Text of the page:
These letters have flipped, which is what this upside-down word says. While this quiz only flips the letters over, some forms of word puzzles might also mirror the letters, ordering them from right to left rather than the left to right technique you're used to seeing. This mirror writing was popular with artist and scholar Leonardo da Vinci, who left behind thousands of tough-to-read texts.
Pirate pets can read this word, but can you?
Hey, bird is the word! While the stereotypical pirate carries a parrot on his shoulder, this brightly-colored critter isn't necessarily the most impressive bird species out there. Ostriches, for example, might make your jaw drop in surprise. Not only are these flightless birds bigger than a grown man, but they can sprint as fast as 40 mph. That's a 90-second mile!
The inverted word shown here is also the title of a song by John Lennon. Do you know what it says?
Recorded in 1971, John Lennon's "Imagine" — which is the overturned word in this image — became the former Beatles' biggest solo hit. In a 1980 interview, Lennon said the song was inspired by a 1964 book of poetry by "Yoko Ono," and that she should have been given writing credit on the tune from the beginning.
Are you perplexed by this word that's written on its head? Don't be confused, baffled, or bewildered. Take a closer look and guess what it says!
The word is puzzled, but we bet you aren't puzzled any longer trying to figure it out! The first jigsaw puzzles were produced in the 1760s by gluing maps onto wood and then cutting the wood into pieces?
If we tell you it's Dave Ramsey and Suze Orman's favorite subject, could you decipher this inverted word?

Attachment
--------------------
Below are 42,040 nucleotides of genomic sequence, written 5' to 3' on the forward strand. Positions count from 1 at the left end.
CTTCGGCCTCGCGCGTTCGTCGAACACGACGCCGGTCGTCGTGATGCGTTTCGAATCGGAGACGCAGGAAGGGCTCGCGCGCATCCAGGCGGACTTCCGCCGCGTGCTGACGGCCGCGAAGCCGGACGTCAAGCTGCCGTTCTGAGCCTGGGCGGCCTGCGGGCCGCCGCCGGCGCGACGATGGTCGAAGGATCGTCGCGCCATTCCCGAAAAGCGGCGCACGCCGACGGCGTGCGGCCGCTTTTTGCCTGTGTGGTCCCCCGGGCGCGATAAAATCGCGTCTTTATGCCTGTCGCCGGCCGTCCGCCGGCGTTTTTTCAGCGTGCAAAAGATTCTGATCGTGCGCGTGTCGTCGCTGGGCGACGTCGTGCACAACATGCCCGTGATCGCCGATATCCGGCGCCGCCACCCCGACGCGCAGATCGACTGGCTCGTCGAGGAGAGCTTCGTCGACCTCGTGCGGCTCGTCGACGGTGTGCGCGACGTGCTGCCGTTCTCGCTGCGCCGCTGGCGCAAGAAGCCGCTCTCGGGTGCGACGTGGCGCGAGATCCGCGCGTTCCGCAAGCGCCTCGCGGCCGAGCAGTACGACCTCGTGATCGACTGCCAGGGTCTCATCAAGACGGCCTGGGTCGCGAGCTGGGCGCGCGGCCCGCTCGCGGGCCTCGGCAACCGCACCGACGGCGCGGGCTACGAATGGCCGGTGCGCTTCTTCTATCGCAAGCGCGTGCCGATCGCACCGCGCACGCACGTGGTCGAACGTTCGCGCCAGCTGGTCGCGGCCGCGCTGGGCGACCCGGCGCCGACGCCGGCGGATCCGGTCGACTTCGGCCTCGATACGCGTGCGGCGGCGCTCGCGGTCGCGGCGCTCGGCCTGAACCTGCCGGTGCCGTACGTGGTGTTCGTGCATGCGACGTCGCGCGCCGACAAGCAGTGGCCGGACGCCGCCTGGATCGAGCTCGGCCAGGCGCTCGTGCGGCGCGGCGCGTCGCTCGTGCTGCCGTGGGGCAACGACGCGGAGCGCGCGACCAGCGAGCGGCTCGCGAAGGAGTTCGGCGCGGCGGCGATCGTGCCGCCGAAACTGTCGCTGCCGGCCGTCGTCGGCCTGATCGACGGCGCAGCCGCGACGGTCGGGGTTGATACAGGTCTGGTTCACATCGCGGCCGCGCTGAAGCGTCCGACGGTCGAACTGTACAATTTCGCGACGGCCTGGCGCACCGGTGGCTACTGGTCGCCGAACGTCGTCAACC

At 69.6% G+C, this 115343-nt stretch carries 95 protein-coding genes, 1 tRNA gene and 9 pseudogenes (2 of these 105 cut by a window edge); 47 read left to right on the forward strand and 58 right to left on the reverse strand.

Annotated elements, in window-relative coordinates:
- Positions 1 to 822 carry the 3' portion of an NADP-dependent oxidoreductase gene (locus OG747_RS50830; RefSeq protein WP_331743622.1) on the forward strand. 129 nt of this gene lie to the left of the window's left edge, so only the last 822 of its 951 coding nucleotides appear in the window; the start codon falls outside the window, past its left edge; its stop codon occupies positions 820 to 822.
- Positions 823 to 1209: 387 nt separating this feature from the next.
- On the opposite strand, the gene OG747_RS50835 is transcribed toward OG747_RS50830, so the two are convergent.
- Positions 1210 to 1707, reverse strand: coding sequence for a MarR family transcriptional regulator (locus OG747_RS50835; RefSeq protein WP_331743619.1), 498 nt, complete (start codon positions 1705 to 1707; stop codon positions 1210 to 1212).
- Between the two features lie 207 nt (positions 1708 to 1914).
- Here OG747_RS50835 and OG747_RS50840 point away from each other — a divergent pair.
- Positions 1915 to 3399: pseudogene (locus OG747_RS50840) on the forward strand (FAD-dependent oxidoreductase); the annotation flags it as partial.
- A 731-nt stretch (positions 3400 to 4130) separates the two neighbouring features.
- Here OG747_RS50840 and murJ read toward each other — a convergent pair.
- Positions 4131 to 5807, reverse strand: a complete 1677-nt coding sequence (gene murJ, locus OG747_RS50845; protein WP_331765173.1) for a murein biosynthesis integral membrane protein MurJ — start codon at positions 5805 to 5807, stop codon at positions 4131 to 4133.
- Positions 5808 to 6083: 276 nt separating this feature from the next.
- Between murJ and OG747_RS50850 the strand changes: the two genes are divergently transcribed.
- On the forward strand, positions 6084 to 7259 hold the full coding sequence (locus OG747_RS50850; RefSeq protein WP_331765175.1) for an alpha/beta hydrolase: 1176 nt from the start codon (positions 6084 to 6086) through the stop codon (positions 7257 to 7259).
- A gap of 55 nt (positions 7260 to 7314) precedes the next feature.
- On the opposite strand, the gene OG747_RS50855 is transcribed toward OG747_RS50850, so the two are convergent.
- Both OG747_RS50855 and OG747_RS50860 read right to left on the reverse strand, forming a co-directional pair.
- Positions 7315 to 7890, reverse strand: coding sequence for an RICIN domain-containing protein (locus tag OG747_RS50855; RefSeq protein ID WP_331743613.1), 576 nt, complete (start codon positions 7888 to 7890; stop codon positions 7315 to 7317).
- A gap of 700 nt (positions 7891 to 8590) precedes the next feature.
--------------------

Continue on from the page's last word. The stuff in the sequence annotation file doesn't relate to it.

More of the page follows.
You are right on the money if you guessed this word is another term for cold, hard cash! Speaking of moolah, paper money in the U.S. is made from cotton fibers, and it contains no wood pulp? That means you can spend away without worrying about all the trees you're sacrificing.
What word is shown in this image? Hint: "Eragon" was about one of these.
Saphira from "Eragon," Drogon from "Game of Thrones" and that "Hungarian Horntail" from the Harry Potter franchise. Yup, they're all dragons, just like the word shown upside down in this question.
When you need a break from the rides at the county fair, you head to the spot shown in this image. Can you read it?
The word is midway, as in that area at the fair where game attendants try to get you to try your luck. It's also the name of a key battle in WWII, during which the U.S. Navy defeated Japanese forces at a tiny atoll in the Pacific.
Without craning your neck, can you puzzle out this word written in an unfamiliar way?
Flipping these letters right-side up reveals the word, based, as in, there are a whole lot of tech companies based in Silicon Valley in northern California. The list of companies based is this tech mecca just south of San Francisco includes Apple, Facebook, Google, Netflix, Intel and many other global players in computing and technology.
When you hear this word, it's probably in the context of weather or food. Even though it's upside down, can you read it?
When it's not quite raining hard enough to call it a downpour, you might use the word drizzle, which is what this turned over word says. Drizzling is also a technique used in cooking, such as drizzling olive oil over a plate of tomatoes and mozzarella, or drizzling gooey hot fudge over an ice cream sundae.
If you can't read this word, try counting sheep first, then give it another shot.
Napping can make you more alert and productive, according to the National Sleep Foundation. But keep those naps to less than 30 minutes to avoid insomnia at night. While humans are rare among mammals because we are monophasic sleepers — meaning we pretty much only sleep for one long period in every 24 hours — the majority of mammals are polyphasic, which means they routinely take naps.